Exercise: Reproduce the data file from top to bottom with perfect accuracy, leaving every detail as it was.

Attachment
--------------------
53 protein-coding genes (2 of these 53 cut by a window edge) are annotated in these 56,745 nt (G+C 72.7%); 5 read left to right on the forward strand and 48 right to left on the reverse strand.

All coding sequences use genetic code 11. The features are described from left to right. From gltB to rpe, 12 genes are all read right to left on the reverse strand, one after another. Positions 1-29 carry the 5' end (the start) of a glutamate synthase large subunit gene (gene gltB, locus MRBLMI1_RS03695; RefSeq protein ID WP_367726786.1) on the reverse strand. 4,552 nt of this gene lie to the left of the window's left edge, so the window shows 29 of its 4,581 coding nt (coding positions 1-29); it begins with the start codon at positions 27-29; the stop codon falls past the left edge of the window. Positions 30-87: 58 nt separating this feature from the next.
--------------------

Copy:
53 protein-coding genes (2 of these 53 cut by a window edge) are annotated in these 56,745 nt (G+C 72.7%); 5 read left to right on the forward strand and 48 right to left on the reverse strand.

All coding sequences use genetic code 11. The features are described from left to right. From gltB to rpe, 12 genes are all read right to left on the reverse strand, one after another. Positions 1-29 carry the 5' end (the start) of a glutamate synthase large subunit gene (gene gltB, locus MRBLMI1_RS03695; RefSeq protein ID WP_367726786.1) on the reverse strand. 4,552 nt of this gene lie to the left of the window's left edge, so the window shows 29 of its 4,581 coding nt (coding positions 1-29); it begins with the start codon at positions 27-29; the stop codon falls past the left edge of the window. Positions 30-87: 58 nt separating this feature from the next.